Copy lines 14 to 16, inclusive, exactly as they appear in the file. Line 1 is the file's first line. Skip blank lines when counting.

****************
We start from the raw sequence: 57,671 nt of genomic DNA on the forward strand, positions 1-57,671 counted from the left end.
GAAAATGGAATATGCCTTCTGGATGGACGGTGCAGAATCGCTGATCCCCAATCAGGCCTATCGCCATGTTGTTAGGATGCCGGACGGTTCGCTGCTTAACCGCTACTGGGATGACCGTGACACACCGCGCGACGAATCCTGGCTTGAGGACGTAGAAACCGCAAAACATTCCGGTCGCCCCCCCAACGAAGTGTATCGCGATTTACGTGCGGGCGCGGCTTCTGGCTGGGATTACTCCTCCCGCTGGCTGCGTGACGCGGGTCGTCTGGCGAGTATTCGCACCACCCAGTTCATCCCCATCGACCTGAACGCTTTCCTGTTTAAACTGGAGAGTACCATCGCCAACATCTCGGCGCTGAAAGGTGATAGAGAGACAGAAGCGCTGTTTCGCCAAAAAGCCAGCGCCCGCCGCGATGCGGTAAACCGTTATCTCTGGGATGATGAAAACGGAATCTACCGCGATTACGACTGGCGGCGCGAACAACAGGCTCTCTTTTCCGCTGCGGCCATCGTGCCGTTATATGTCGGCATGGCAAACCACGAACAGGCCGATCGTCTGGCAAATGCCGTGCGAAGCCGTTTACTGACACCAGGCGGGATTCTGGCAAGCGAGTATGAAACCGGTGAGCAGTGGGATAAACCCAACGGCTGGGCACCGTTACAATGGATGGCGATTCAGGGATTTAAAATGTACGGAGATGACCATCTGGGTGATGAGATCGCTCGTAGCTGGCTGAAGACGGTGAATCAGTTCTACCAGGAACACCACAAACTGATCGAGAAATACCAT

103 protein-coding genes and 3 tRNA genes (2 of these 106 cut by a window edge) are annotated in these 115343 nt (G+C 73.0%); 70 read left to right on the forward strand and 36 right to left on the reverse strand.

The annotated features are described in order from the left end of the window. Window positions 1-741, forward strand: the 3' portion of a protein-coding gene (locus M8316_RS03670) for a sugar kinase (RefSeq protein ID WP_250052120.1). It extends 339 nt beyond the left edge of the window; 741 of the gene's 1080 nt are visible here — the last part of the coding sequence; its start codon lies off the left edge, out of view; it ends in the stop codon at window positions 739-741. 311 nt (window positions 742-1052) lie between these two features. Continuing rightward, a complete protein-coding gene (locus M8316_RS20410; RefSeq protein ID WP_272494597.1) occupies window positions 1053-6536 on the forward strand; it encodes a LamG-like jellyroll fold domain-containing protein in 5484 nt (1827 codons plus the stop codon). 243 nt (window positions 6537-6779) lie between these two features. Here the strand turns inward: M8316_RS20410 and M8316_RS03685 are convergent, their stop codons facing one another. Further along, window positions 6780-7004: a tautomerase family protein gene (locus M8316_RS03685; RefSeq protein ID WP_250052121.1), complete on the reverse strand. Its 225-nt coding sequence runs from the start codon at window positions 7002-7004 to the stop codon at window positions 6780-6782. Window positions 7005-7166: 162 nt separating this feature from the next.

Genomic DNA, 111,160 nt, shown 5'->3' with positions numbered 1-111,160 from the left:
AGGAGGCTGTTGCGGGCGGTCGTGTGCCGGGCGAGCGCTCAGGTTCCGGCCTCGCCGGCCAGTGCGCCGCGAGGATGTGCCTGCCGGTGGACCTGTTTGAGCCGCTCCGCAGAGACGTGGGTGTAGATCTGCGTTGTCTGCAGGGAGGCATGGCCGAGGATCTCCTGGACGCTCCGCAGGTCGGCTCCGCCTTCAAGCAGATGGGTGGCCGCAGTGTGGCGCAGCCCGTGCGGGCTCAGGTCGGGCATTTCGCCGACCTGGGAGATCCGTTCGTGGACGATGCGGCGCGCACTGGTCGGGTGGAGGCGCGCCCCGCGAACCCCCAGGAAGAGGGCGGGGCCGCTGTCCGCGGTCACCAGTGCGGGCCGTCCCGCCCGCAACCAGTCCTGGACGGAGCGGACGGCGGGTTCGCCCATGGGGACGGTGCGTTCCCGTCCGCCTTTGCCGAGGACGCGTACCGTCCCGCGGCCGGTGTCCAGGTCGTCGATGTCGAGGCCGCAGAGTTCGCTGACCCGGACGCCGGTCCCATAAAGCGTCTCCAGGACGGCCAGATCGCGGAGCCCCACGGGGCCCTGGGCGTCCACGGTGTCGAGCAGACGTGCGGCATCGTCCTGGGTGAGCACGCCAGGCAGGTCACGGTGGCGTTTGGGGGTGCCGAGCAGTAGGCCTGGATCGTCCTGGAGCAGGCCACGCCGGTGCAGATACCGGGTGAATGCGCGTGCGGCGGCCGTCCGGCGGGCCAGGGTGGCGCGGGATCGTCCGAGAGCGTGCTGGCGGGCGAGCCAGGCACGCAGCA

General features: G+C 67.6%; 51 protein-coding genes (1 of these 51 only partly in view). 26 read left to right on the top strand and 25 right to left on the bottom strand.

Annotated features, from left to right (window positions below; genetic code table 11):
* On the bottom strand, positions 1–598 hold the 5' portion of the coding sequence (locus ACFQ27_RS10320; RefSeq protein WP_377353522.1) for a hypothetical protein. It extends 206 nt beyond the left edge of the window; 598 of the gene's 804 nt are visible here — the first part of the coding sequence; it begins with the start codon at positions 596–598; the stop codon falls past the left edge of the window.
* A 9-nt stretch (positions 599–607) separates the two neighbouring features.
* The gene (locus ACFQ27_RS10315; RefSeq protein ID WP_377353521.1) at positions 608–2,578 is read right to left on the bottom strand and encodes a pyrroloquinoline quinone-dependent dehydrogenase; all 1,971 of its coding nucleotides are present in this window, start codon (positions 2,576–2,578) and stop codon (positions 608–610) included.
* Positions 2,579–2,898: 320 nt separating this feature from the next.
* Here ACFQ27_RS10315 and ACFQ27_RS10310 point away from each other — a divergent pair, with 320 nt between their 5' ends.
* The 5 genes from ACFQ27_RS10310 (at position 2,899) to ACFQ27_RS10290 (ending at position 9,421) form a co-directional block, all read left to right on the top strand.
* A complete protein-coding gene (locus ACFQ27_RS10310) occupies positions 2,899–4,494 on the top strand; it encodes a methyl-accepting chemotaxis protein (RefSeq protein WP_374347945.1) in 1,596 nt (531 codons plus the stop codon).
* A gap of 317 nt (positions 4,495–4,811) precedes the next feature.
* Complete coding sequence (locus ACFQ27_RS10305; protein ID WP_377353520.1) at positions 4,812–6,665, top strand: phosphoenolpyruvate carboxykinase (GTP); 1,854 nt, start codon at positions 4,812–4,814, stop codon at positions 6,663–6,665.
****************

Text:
* The 5 genes from ACFQ27_RS10310 (at position 2,899) to ACFQ27_RS10290 (ending at position 9,421) form a co-directional block, all read left to right on the top strand.
* A complete protein-coding gene (locus ACFQ27_RS10310) occupies positions 2,899–4,494 on the top strand; it encodes a methyl-accepting chemotaxis protein (RefSeq protein WP_374347945.1) in 1,596 nt (531 codons plus the stop codon).
* A gap of 317 nt (positions 4,495–4,811) precedes the next feature.